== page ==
Prince Edward Island MLAs unanimously pass diabetes action plan motion

Ryan Ross
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Opposition motion calls for government to create long-term plan to deal with growing number of diabetes cases

Opposition house leader Hal Perry introduced a motion Tuesday calling for a long-term diabetes action plan. The motion passed unanimously.

Before he got an insulin pump, Terry Lewis had to give himself insulin injections up to six times a day.

He had to measure out the right amount of insulin and find a spot to inject in his arms, legs or even his stomach.

It’s a task Lewis said eventually leads to tissue damage in people who have to take multiple injections every day all year.

“Diabetes is not something that takes a day off,” he said.

Now, with the pump hanging at his hip delivering regimented insulin doses, Lewis’s blood sugar levels are in the normal range, helping him avoid serious complications like heart disease, kidney disease and amputations.

“It’s made a significant difference,” he said.

Lewis, who works for the the Canadian Diabetes Association, is one of more than 13,000 Islanders with diabetes and he was at Province House Tuesday to listen to an opposition motion calling for the government to develop a long-term plan to deal with the growing number of diabetes cases in P.E.I.

The motion passed unanimously.

Opposition house leader Hal Perry introduced the motion and said the overall plan for treating and preventing diabetes in P.E.I. must recognize the costs to the people involved.

“The financial burden of their treatment can often lead to a balancing act when it comes to paying their bills,” he said.

Jake Reid, government relations director for the Canadian Diabetes Association, was also at Province House to hear the motion.

Reid said insulin pumps lead to a better quality of life, they delay health issues that Type 1 diabetes causes and they save the health-care system money in the long run.

“As we can see here, not just here in P.E.I. but everywhere, health expenditures are going through the roof,” he said.

While insulin pumps are part of the issue, Reid said there are other important things the province should consider, including diabetes management and diabetes prevention.

“We need to tackle in a comprehensive way sort of prevention of diabetes, screening for diabetes so people know when they do have it or they’re nearing the warning zone of pre-diabetes and also management of that diabetes,” he said.

According to a brief the association provided the government during pre-budget consultations, diabetes will cost the provincial health-care system about $71 million this year.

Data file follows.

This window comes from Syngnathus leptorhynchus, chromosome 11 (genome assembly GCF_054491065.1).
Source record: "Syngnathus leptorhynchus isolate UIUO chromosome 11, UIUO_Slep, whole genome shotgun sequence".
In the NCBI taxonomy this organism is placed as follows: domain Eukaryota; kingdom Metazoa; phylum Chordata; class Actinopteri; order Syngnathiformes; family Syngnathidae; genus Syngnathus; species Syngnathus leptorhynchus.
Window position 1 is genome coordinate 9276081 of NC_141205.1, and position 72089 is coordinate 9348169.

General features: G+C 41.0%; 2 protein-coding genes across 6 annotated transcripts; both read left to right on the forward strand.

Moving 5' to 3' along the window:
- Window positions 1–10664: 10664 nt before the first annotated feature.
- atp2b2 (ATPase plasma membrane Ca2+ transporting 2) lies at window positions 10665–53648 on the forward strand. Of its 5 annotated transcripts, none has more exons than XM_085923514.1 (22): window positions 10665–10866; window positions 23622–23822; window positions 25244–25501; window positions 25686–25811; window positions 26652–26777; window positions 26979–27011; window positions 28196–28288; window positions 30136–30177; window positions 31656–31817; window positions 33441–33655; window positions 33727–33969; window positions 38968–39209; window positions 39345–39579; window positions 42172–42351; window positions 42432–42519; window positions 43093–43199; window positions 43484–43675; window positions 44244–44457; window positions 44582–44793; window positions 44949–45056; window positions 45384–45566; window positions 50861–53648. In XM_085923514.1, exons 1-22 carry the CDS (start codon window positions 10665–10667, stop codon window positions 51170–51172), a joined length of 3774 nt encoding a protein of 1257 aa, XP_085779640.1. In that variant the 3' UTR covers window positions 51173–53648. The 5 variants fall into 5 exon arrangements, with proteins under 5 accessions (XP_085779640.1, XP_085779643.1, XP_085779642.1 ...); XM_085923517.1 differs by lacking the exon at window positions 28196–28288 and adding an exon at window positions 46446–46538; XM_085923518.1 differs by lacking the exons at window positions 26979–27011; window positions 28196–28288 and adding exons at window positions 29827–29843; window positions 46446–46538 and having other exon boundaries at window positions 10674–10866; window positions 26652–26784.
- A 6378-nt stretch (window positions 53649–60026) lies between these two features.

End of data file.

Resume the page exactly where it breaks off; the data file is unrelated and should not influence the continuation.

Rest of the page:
That figure doesn’t include the costs to diabetics who have to cover expenses such as medications and supplies.

Although the opposition introduced the motion, Opposition Leader Steven Myers also raised the issue during Tuesday’s question period when he asked Premier Robert Ghiz when the government would start funding insulin pumps, which cost about $5,000.

The diabetes association estimates the benefits of insulin pumps would save the government about $450,000 per year by 2032.

Ghiz said he does want to see the government fund insulin pumps, but he doesn’t know when that will happen.

“It is something we believe is important and hopefully we will be able to make an announcement on that at some point.”

Ghiz said it wasn’t in the latest budget but could be implemented this year if the money becomes available.

“Or it will be one of the priorities moving into our next budget cycle,” he said.

 

rross@theguardian.pe.ca

twitter.com/ryanrross

Organizations: Canadian Diabetes Association, Province House

Geographic location: P.E.I., P.E.I.The

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  • Bill Kays
    Bill Kays
    April 11, 2013 - 08:23

    How much does it cost if the diabetic has to be hospitalized. One average hospital stay for a few days I am sure would pay for a pump. So what is their excuse? It should not be money, because it will save money in the long run. Just like when you go to the bank, when the province wants to borrow money now the lenders want to know what the money will be spent on. If it doesn't meet the lender's agenda they will not lend it. This is how our province is being governed by the money lenders (changers) in this new Babylon. This is why we have ineffective government. Well, insulin pumps have been proven to save lives. So my next LOGICAL and OBVIOUS question is this ... When are they bringing in the DEATH PANELS? That's right, I said DEATH PANELS. You know what a death panel is. It's a committee set up to decide which is the better choice (given the money we have to spend)? Do we keep grandma alive in the hospital for that extra month or two or do we hire 4 or 5 more teachers or doctors instead? Bill Gates, Ted Turner, Warren Buffet, etc. all would kill granny. You can watch the interviews on youtube in their own words.